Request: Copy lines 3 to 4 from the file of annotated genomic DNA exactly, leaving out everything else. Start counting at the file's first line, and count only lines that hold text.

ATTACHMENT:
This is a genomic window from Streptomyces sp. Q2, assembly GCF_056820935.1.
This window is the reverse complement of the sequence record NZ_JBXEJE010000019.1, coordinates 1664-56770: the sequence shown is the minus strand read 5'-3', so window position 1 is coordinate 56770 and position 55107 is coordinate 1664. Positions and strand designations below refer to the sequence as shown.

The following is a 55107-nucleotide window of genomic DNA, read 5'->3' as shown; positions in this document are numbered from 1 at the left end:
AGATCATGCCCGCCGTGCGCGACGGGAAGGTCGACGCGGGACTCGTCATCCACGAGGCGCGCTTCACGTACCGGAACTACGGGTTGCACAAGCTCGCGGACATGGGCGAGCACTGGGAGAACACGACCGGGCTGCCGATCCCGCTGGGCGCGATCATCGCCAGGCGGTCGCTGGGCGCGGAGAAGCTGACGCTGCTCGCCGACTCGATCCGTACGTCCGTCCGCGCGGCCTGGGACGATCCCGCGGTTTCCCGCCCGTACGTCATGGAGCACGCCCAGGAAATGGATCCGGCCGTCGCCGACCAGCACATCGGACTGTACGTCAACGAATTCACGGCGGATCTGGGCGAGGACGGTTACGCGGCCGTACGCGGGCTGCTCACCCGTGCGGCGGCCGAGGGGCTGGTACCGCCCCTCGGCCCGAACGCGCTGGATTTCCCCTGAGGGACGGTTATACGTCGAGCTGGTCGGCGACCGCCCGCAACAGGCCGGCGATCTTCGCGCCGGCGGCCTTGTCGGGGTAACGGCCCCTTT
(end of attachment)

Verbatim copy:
The following is a 55107-nucleotide window of genomic DNA, read 5'->3' as shown; positions in this document are numbered from 1 at the left end:
AGATCATGCCCGCCGTGCGCGACGGGAAGGTCGACGCGGGACTCGTCATCCACGAGGCGCGCTTCACGTACCGGAACTACGGGTTGCACAAGCTCGCGGACATGGGCGAGCACTGGGAGAACACGACCGGGCTGCCGATCCCGCTGGGCGCGATCATCGCCAGGCGGTCGCTGGGCGCGGAGAAGCTGACGCTGCTCGCCGACTCGATCCGTACGTCCGTCCGCGCGGCCTGGGACGATCCCGCGGTTTCCCGCCCGTACGTCATGGAGCACGCCCAGGAAATGGATCCGGCCGTCGCCGACCAGCACATCGGACTGTACGTCAACGAATTCACGGCGGATCTGGGCGAGGACGGTTACGCGGCCGTACGCGGGCTGCTCACCCGTGCGGCGGCCGAGGGGCTGGTACCGCCCCTCGGCCCGAACGCGCTGGATTTCCCCTGAGGGACGGTTATACGTCGAGCTGGTCGGCGACCGCCCGCAACAGGCCGGCGATCTTCGCGCCGGCGGCCTTGTCGGGGTAACGGCCCCTTT